JAPAN NORTH KOREA MISSILES
Shizuo Kambayashi  /  AP
U.S. Assistant Secretary of State Christopher Hill, right, is surrounded by reporters upon arrival at Tokyo's Haneda international airport Sunday, July 9, 2006. The U.S. envoy on the North Korean nuclear standoff said that he sees no splintering of opinion among the six powerful countries trying to confront the communist nation's recent missile tests. Hill is traveling to East Asian capitals effort to round up support for a united response to Wednesday's missile launches, though the U.S. and Japan are split with China and Russia over whether to punish Pyongyang. (AP Photo/Shizuo kambayashi)
updated 7/10/2006 10:26:03 AM ET 2006-07-10T14:26:03

The United States on Sunday pushed China to apply more pressure on North Korea to end its missile tests and return to international nuclear disarmament talks. A top diplomat said the aim is to show that Kim Jong Il's government has "no support in the world."

Undersecretary of State Nicholas Burns also indicated the United States would not grant North Korea the direct talks it is seeking in the wake of its test-firing of seven missiles, including some that possibly could reach the American continent. President Bush has opposed one-on-one negotiations, too.

"We really don't see the logic of turning this into a test of wills between two countries _ the United States and North Korea," Burns said.

The diplomatic goal is to compel North Korea to return to stalled six-nation talks aimed at ridding the reclusive communist-led nation of its nuclear weapons program, Burns said. The U.S. consistently has rejected formal direct talks with North Korea, preferring the six-party negotiations, deadlocked since November.

U.S. officials have previously said they would only have direct discussions with North Korea in the context of the six-party talks. U.S. and North Korean officials have had informal meetings on a number of occasions over the past few years.

"The problem here is not the lack of discussion between the United States and North Korea," Burns said Sunday. "We're perfectly willing to sit down with them in that six-party environment."

Getting support from China, North Korea's main ally and trading partner, is seen as crucial. Burns, joined by members of Congress, urged Beijing to use its "influence and exert some pressure on the North Korean regime" to return to the talks that involve the Koreas, the United States, China, Russia and Japan.

These efforts, he said, are aimed to "convince the North Koreans that they're isolated, that they have no support in the world, and they've got to come back to this six-party framework."

China recently proposed that the six-party talks resume on an "informal" basis in an effort to entice North Korea back to the table.

Christopher Hill, the top U.S. envoy to the nuclear negotiations, has been in Asia, talking to his diplomatic counterparts; Secretary of State Condoleezza Rice and President Bush have been calling world leaders in the region; at the United Nations, Japan has proposed a Security Council resolution calling for penalties against North Korea.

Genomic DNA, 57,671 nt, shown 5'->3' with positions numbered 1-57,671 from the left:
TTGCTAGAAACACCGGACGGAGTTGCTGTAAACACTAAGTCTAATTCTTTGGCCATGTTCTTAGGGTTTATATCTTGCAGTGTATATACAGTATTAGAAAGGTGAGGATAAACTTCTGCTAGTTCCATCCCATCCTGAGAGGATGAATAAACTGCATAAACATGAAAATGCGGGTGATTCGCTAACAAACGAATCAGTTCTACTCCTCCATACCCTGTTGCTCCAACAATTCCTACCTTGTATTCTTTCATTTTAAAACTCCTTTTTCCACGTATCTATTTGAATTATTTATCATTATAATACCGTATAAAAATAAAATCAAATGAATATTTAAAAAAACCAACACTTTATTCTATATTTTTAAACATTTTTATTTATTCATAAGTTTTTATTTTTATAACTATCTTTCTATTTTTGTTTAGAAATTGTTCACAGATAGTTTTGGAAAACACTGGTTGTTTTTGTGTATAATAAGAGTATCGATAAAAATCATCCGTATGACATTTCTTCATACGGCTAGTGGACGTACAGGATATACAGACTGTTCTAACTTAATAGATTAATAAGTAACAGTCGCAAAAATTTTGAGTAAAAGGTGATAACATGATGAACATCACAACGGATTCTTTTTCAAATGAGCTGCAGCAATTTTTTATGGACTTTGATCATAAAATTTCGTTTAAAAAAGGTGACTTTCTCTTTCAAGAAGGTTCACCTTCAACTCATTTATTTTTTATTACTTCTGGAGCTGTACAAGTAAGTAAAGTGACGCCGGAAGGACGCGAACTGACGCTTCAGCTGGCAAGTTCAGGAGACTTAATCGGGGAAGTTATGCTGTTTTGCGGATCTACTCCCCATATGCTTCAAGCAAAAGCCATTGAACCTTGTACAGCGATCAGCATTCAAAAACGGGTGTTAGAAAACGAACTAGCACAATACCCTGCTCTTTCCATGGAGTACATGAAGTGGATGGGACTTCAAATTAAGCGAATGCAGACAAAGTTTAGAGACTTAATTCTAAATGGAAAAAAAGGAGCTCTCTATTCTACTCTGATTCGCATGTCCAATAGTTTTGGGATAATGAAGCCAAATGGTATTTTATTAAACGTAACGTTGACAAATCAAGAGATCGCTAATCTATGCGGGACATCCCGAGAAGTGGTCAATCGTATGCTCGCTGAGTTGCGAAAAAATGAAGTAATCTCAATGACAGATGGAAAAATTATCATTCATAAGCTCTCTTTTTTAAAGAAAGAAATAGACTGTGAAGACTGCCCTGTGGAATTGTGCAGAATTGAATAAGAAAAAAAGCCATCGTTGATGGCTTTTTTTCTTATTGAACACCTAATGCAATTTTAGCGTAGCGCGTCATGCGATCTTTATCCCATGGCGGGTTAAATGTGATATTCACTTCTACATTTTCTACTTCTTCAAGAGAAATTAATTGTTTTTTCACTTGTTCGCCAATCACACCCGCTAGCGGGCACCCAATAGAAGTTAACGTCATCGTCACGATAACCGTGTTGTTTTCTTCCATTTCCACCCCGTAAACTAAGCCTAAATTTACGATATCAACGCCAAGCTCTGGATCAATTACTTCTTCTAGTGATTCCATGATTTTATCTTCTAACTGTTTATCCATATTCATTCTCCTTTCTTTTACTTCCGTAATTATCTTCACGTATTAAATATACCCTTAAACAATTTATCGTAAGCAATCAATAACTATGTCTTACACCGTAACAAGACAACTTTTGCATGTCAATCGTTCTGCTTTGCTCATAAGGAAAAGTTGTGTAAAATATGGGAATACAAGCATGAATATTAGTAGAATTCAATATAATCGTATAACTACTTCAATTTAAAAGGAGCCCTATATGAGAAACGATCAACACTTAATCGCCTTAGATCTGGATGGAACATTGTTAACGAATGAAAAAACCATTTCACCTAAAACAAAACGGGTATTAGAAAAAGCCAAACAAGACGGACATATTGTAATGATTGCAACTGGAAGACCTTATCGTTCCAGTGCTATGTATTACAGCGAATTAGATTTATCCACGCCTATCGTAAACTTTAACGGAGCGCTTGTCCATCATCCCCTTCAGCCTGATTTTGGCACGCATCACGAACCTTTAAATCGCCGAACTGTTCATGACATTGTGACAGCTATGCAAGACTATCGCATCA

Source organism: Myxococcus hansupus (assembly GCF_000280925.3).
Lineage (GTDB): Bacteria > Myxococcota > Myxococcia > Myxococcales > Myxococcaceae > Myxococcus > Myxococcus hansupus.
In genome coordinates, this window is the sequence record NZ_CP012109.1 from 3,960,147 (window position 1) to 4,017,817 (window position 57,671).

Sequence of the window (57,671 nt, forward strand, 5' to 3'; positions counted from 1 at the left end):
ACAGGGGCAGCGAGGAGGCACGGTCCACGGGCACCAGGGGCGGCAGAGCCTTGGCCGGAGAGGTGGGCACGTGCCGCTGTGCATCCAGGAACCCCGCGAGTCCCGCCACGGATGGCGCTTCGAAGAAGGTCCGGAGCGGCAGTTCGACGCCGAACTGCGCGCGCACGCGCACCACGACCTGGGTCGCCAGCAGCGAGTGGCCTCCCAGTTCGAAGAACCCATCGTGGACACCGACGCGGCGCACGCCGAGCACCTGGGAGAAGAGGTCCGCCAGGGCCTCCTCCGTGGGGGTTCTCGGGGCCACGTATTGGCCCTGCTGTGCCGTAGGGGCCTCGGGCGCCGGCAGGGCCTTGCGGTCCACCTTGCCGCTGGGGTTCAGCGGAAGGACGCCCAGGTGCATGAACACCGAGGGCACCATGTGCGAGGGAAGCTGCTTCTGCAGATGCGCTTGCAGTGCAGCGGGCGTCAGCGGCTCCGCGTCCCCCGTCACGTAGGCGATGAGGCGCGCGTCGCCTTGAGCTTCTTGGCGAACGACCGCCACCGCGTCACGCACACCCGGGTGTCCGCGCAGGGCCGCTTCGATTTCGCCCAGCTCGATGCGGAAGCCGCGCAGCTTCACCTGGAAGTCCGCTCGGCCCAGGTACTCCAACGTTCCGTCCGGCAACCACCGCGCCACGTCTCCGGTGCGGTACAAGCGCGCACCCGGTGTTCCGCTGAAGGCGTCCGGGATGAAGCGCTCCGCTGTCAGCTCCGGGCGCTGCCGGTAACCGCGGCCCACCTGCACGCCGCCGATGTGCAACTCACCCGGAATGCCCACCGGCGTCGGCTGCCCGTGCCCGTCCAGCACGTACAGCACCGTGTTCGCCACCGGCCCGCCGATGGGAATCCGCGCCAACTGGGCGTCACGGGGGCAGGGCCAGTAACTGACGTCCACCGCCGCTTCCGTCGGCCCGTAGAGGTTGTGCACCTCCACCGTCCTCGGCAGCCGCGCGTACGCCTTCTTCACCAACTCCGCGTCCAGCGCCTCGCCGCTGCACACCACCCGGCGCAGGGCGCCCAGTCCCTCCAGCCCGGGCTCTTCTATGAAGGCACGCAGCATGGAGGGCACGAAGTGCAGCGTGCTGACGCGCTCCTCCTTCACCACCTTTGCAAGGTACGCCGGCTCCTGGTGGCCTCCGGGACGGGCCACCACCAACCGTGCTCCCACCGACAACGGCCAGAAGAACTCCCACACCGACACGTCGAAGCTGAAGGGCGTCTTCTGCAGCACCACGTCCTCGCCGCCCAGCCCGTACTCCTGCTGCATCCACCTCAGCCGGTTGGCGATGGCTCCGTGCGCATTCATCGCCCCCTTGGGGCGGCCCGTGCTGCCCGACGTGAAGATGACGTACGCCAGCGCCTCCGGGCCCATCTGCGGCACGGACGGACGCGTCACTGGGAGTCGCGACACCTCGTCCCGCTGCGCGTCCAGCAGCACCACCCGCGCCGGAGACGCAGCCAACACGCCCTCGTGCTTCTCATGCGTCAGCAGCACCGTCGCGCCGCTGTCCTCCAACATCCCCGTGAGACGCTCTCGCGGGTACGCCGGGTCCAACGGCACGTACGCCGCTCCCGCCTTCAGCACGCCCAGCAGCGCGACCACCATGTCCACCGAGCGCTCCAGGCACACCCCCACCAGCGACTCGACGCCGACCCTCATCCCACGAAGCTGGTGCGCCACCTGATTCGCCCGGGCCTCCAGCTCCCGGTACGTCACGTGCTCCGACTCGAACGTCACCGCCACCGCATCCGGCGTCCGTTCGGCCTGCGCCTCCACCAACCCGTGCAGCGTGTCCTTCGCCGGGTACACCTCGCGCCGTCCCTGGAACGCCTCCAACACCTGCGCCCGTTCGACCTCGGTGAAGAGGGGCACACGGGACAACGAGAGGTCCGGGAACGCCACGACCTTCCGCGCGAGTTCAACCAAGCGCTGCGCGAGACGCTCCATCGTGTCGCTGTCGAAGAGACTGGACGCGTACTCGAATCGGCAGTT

"As many of you know, the Chinese have talked about putting together a six-party informal, and we both support that and we think that all countries are prepared to come to that informal meeting," Hill told reporters in Seoul recently after meeting with South Korea's top nuclear negotiator.

  1. Other political news of note
    1. Animated Boehner: 'There's nothing complex about the Keystone Pipeline!'

      House Speaker John Boehner became animated Tuesday over the proposed Keystone Pipeline, castigating the Obama administration for not having approved the project yet.

    2. Budget deficits shrinking but set to grow after 2015
    3. Senate readies another volley on unemployment aid
    4. Obama faces Syria standstill
    5. Fluke files to run in California

Asked about the possibility of a bilateral meeting with the North, he said: "Within the informal six-party talks, yes, I can. I just can't do it when they are boycotting the six-party talks."

The U.S., Britain and France support the idea of penalties against North Korea over its missile testing, but the other two veto-empowered members of the council, China and Russia, are opposed. "We think we've got the votes to pass that," Burns said of the resolution.

Burns expressed confidence that a united message could be sent. China and Russia, he said, "understand that, as two members of the six-party framework, they have a responsibility to use their influence with North Korea."

Sen. John McCain, R-Ariz., said that how Beijing handled North Korea would be a "defining issue in our relations with China." He suggested that if China continues to "vacillate" in the United Nations, "there are consequences in our relationship."

"There are many key areas that we are cooperating in that I believe would be affected, including trade, by China's failure to act," McCain said.

Sen. Richard Lugar, chairman of the Senate Foreign Relations Committee, is now relenting from his earlier advocacy of direct negotiations.

"The shots eliminated the efficacy of that," said Lugar, R-Ind.

Burns appeared on CNN's "Late Edition," "Fox News Sunday," CBS' "Face the Nation" and NBC's "Meet the Press."

Copyright 2006 The Associated Press. All rights reserved. This material may not be published, broadcast, rewritten or redistributed.

Discuss:

Discussion comments

,

Most active discussions

  1. votes comments
  2. votes comments
  3. votes comments
  4. votes comments